3. The appellant have such Representative Agreement with various agents in India. The question of service tax liability on this arrangement has been subject matter of dispute. In respect of some of the agents of the appellant doing identical service in connection with the transfer of money from abroad to India, the service tax liability was examined by the Tribunal. It was held that such services were actually exported to a recipient situated abroad and no tax liability will arise in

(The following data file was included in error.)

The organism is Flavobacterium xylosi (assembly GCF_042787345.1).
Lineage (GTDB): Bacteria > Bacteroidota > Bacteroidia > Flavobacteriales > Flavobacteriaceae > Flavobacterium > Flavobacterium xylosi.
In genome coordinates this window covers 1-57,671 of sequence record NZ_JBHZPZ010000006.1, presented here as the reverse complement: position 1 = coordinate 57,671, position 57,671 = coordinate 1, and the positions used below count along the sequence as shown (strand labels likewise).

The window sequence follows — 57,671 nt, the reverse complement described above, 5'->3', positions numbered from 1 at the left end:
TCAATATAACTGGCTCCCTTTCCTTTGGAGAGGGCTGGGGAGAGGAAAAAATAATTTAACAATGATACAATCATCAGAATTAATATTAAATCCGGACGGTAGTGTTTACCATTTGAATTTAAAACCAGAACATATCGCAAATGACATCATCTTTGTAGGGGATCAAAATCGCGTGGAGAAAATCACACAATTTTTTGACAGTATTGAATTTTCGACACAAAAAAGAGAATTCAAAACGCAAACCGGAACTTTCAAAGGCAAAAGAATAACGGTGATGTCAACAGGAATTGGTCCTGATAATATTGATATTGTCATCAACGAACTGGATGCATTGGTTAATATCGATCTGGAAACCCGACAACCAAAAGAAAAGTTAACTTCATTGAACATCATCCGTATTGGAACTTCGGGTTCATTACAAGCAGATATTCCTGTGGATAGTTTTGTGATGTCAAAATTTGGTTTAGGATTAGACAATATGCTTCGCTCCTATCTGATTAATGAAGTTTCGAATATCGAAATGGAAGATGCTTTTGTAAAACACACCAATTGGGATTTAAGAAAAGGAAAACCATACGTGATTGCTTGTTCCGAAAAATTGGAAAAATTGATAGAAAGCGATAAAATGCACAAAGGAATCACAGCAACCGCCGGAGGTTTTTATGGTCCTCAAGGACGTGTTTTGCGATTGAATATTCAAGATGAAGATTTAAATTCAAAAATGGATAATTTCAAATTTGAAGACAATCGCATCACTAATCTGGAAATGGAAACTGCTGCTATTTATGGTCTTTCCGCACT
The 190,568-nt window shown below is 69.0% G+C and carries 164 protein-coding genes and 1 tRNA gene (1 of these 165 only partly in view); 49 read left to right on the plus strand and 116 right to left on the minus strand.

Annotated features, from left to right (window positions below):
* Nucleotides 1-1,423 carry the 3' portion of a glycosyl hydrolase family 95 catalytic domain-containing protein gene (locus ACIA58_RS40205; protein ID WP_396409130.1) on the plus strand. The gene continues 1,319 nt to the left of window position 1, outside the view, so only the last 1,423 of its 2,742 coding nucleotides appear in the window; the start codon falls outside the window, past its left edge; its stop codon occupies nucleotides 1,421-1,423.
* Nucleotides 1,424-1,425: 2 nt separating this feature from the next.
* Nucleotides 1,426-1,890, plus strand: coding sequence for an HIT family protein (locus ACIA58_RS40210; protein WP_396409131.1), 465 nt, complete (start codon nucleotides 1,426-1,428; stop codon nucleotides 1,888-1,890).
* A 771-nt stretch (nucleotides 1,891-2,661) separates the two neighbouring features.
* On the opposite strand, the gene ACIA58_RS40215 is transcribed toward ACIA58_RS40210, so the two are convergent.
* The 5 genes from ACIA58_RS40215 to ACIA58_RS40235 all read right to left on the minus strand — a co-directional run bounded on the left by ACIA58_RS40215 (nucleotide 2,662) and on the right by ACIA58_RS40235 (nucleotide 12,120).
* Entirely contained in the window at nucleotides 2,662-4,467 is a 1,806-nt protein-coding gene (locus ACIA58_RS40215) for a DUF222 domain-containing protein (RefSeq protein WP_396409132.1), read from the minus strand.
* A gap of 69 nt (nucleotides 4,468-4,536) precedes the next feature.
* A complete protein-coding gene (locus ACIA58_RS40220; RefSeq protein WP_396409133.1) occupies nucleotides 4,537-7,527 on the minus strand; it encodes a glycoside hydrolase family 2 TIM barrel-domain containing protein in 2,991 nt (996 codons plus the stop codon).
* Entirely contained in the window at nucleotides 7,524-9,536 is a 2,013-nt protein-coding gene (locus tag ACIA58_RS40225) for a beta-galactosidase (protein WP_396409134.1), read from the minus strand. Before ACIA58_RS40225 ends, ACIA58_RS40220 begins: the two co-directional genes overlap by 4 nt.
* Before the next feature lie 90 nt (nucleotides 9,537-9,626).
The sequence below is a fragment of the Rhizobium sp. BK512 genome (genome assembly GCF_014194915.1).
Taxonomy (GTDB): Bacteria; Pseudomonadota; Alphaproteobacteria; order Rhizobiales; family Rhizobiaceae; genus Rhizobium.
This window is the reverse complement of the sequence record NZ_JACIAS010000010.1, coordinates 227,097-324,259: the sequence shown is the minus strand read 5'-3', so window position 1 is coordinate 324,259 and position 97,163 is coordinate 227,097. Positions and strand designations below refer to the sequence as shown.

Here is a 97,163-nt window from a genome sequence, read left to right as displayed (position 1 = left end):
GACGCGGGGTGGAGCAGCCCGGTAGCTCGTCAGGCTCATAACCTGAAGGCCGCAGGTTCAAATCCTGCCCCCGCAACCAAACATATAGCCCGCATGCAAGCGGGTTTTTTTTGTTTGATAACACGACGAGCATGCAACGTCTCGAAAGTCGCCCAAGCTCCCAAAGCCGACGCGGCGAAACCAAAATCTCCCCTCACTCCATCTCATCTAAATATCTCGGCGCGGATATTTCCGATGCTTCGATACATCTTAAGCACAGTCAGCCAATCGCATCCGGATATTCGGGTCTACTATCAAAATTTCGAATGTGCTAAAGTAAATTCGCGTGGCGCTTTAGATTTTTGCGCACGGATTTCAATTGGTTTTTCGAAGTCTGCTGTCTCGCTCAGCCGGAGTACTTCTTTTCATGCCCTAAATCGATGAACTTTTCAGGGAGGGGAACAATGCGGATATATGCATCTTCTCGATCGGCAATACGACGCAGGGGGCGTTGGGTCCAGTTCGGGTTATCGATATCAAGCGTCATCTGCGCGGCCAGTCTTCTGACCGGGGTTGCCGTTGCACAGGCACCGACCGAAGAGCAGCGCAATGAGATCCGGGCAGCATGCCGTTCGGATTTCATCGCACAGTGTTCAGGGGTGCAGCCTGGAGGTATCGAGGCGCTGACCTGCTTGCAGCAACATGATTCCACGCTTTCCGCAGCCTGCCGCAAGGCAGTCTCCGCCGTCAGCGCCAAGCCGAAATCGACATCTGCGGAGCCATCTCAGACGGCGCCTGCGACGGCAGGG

4. P & T acting as agent of the appellant in terms of Representative Agreement paid service tax erroneously and collected the same from the appellant on such On this basis, the appellant filed refund claims covering different periods. These claims were examined by the Original Authority and were rejected. The Original Authority held that the money transfer service is covered under the “Business Auxiliary Service” and service tax has been correctly discharged on the same. The Original Authority held that the Department of Post has made payment to recipient in India on the basis of the instructions of the appellant. No portion of money transfer service has been performed outside India as claimed by the appellant and accordingly, the Original Authority concluded that the Department of Post provided services in India and there is no export of service. He further held that the Department of Post has passed on the service tax burden to the appellant. The appellant has not submitted any documentary evidence to prove that the service tax collected by the Department of Post and reimbursement by the appellant had not been passed on to any other person. Accordingly, the Original Authority held that the appellants are not eligible for refund both on merits as well as on the principle of unjust enrichment. On appeal, vide the impugned order, the Commissioner (Appeals) upheld the rejection of refund claims. He affirmed that the transactions are correctly subjected to service tax, there is no export of service. He observed that though rejection of refund under doctrine of unjust enrichment may not be necessary , considering the facts, he held that the claim of the appellant would deserve rejection based on the doctrine of unjust enrichment.